BEIJING — For more than a week, Bao Tong, a former senior Communist Party official now under strict surveillance, openly promoted an insider’s account of Chinese political infighting sure to be banned in China.
The book is the posthumous memoir by Mr. Bao’s boss, Zhao Ziyang, the Communist Party chief fired in 1989 for opposing the use of troops to quash pro-democracy protests in Tiananmen Square. Before his death in 2005, Mr. Zhao furtively recorded his account of that period.
When the memoir became public last week, Mr. Bao, the most senior Communist Party official imprisoned after the crackdown, quickly claimed responsibility. In a string of interviews with the foreign press that security officials did not initially seek to prevent, he said he had collaborated with other liberal party elders to slip the cassette recordings out of the country for publication.
“In the past, the minute these things appear, the party would say, ‘This is turmoil; we must crack down,’ ” he said in one telephone conversation early this week. “But if the party can maintain this current calm, then maybe it can eventually be saved.”
By Friday, though, the government’s restraint appeared to be wearing thin.
Highlights of Mr. Zhao’s memoir and audio clips of his original dictation, which were accessible for days within the mainland on the Web sites of American newspapers, including The New York Times, now appear to be blocked.
And Mr. Bao’s run of unfettered press availability ended. Mr. Bao said by telephone late Friday that he had just been informed he could no longer accept interviews “starting right now.”
Shortly beforehand, he said, security officials barred him from receiving a CBS television crew. Chuckling apologetically, he added, “If you want an interview with me, I’m afraid you’ll have to wait until after June 4.”
The mix of approaches — seemingly relaxed oversight at times, an iron hand at others — is characteristic of government efforts to prevent major commemorations of the June 4, 1989, crackdown without calling too much attention to Beijing’s methods.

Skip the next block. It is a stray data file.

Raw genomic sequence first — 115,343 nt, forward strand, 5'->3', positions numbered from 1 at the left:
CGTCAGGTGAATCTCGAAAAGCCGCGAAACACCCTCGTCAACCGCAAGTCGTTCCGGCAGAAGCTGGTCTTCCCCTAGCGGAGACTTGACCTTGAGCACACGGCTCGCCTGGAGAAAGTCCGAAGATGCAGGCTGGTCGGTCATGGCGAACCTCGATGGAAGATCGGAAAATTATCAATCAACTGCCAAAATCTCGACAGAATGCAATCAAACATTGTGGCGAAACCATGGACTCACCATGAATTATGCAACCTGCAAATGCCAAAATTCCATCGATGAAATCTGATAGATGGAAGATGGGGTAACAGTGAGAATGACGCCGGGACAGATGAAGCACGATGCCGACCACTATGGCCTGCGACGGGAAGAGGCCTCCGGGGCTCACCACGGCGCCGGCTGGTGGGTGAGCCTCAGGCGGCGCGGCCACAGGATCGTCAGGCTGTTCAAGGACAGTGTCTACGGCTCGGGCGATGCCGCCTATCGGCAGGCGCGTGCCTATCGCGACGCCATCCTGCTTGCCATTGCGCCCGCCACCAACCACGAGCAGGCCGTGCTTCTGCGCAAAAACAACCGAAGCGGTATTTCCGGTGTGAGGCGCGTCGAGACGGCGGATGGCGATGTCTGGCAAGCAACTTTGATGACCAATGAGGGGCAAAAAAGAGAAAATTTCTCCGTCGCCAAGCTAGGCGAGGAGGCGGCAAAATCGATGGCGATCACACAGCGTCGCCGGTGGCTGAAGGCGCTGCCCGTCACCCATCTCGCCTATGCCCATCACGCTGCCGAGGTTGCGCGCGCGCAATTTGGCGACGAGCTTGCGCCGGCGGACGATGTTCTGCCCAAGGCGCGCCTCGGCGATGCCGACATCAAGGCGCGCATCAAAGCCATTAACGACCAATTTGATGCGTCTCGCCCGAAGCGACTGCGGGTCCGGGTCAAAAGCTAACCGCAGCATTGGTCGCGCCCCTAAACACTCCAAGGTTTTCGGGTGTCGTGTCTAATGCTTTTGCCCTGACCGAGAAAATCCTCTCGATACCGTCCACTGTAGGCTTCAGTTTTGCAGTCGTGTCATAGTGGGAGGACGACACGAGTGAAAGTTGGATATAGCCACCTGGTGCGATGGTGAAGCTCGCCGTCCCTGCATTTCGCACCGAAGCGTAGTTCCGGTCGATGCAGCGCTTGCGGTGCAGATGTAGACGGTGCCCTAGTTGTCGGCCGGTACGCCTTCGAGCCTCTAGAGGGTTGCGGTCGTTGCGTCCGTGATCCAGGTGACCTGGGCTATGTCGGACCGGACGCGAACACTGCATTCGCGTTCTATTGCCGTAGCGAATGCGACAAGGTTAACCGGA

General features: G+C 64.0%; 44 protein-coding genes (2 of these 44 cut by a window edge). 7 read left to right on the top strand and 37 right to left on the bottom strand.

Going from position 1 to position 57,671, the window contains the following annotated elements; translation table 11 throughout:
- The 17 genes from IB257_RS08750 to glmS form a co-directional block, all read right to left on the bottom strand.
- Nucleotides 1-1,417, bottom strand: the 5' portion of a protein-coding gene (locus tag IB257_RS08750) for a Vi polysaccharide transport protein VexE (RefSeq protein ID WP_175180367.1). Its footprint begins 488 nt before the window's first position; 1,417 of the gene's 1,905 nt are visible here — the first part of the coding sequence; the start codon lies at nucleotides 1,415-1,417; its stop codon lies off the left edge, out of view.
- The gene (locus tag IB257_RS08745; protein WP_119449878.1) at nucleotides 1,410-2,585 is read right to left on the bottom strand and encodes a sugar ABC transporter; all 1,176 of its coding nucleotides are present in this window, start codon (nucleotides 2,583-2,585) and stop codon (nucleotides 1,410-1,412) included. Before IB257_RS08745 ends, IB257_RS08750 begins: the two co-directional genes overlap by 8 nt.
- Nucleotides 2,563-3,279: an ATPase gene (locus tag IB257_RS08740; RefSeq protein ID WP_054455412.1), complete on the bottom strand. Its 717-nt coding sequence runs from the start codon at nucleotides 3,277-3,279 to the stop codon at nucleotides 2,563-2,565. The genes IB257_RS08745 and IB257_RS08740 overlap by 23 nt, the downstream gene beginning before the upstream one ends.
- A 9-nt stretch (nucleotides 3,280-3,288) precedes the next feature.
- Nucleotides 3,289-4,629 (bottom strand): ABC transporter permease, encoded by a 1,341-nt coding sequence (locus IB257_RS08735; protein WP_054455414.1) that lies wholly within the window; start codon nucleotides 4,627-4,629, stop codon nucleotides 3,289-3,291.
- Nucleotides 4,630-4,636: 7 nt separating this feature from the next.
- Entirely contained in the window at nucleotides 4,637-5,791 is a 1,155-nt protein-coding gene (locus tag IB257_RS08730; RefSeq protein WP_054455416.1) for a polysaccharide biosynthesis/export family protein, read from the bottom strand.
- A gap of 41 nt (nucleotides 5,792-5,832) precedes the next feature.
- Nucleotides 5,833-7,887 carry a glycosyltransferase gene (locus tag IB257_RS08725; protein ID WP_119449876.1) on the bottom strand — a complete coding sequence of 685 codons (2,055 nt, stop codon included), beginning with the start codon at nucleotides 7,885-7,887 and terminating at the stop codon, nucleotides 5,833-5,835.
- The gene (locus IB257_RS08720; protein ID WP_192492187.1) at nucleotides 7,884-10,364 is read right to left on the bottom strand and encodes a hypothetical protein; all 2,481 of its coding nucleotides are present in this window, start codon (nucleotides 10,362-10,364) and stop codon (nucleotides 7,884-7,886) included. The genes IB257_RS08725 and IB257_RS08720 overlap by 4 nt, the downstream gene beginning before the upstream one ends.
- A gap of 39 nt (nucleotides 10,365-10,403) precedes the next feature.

This year, facing a number of major political anniversaries and a stumbling economy, the party has put one of its most senior officials, Vice President Xi Jinping, the presumptive heir to President Hu Jintao, in charge of a special unit to “preserve stability” and to prevent unauthorized political activities.
The authorities have tended to respond to perceived threats more surgically and subtly than they might have 5 or 10 years ago, a number of activists said.
Top leaders now seem more sensitive to the outcry that tough tactics to suppress dissent can provoke online, overseas or within different wings of the party itself, and they often avoid immediate, draconian responses to issues like Mr. Zhao’s memoir or Mr. Bao’s interviews.
“The authorities have modified their strategy,” said a democracy advocate, Zhang Zuhua, a top official in the Communist Youth League in the 1980s, who was dismissed for backing the democracy protests. “They are not loosening up. But they also do not want to make trouble for themselves by creating an incident.”
He said small groups of mourners had gathered privately in Xi’an, Hangzhou, Shandong Province, Guangdong Province, Beijing and other places to mark June 4 early. He counted at least five or six cases of activists’ being interrogated, searched or stopped during activities. But to his knowledge, he said, “no one has been newly arrested because of these activities.”
On Sunday in Beijing, a contingent of more than 50 parents of young people killed in the crackdown, the Tiananmen Mothers, gathered to mourn. Zhang Xianling, who hosted the event, said state security officials found out about their plans two or three days before, but permitted the gathering, provided the parents did not stage demonstrations or invite foreign journalists or others outside their families.
The group’s gatherings this year have been larger and freer from harassment than 5 or 10 years ago, though security officials did stop its founder, retired Prof. Ding Zilin, from attending Sunday. “It’s a superficial improvement, not a fundamental one,” Ms. Zhang said.